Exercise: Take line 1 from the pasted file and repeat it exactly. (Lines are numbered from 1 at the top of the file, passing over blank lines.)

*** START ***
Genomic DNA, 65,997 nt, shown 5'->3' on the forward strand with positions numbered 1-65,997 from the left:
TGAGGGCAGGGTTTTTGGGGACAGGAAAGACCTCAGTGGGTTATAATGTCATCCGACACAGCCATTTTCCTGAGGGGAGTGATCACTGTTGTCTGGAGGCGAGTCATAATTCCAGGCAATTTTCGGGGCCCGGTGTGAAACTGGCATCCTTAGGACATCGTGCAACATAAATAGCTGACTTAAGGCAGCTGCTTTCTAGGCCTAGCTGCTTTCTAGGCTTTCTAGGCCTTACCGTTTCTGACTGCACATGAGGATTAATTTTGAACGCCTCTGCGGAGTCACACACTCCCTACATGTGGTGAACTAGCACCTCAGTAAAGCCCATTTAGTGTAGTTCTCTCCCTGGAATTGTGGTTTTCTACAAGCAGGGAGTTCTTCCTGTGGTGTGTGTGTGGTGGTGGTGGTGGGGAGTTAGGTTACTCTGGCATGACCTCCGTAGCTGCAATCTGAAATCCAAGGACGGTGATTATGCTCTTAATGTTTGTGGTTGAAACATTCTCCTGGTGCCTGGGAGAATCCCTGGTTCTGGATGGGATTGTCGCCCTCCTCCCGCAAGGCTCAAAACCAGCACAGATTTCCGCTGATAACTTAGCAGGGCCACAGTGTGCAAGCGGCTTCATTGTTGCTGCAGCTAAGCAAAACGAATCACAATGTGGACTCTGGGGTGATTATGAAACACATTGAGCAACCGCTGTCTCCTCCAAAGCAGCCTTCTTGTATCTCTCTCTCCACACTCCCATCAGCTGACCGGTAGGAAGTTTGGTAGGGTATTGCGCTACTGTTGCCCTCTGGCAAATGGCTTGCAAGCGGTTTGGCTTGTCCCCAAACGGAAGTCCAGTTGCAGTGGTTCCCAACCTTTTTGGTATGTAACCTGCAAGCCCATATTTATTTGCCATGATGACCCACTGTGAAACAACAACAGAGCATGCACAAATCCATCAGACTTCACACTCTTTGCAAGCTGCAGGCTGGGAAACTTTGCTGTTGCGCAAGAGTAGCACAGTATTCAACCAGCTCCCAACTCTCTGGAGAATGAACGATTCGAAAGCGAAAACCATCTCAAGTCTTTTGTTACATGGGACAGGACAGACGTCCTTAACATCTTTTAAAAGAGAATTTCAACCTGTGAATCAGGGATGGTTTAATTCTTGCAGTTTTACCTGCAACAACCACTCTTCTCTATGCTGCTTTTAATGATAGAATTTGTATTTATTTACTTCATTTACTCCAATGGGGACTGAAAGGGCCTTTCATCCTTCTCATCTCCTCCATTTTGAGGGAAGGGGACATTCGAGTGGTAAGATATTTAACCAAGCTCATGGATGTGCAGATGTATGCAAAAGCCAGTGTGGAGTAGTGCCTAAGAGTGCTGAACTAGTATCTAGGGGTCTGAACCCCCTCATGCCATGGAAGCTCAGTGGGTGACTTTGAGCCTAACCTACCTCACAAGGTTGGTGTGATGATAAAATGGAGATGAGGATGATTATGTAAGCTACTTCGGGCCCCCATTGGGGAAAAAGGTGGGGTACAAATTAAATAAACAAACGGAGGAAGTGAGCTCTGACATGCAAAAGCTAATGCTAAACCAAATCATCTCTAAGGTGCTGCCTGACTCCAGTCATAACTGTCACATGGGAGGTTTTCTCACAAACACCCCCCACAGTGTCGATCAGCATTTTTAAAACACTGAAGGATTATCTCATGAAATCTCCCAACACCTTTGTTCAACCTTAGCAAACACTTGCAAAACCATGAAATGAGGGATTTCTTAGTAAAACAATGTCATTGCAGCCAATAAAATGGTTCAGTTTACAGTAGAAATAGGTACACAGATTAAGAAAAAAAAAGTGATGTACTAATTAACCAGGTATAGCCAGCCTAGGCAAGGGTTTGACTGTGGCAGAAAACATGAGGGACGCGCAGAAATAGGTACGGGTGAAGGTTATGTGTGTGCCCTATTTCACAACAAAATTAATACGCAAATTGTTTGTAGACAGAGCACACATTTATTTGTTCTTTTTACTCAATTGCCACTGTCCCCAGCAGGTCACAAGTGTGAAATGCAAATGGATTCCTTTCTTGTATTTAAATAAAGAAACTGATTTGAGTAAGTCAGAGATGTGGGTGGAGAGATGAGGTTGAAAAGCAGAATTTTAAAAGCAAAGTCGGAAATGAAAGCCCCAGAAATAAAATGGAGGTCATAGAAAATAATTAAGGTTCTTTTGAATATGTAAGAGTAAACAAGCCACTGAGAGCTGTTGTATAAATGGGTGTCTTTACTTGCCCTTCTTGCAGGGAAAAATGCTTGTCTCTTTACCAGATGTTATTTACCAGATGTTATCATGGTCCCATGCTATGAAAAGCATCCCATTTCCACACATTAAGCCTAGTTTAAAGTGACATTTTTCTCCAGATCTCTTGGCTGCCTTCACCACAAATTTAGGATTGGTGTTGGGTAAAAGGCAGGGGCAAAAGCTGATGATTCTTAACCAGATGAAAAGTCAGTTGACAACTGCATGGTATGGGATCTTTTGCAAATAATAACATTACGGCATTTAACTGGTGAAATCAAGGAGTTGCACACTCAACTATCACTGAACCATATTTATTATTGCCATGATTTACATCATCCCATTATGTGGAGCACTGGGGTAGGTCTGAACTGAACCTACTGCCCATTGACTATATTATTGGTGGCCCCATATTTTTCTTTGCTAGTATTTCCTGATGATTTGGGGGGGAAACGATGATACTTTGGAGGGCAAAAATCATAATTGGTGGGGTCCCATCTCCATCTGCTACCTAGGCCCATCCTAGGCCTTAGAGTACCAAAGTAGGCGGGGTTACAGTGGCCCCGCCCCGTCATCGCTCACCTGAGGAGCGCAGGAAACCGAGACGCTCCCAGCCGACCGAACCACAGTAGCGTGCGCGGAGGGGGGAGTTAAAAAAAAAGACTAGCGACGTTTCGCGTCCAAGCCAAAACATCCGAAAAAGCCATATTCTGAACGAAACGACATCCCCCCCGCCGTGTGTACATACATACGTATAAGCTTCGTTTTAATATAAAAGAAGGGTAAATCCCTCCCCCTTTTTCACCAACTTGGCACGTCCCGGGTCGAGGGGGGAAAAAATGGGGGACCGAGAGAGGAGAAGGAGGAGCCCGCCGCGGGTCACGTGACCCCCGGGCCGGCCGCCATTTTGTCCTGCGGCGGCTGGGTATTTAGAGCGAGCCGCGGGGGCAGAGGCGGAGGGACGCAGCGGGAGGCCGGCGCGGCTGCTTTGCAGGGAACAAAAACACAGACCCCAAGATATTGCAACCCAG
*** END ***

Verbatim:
Genomic DNA, 65,997 nt, shown 5'->3' on the forward strand with positions numbered 1-65,997 from the left: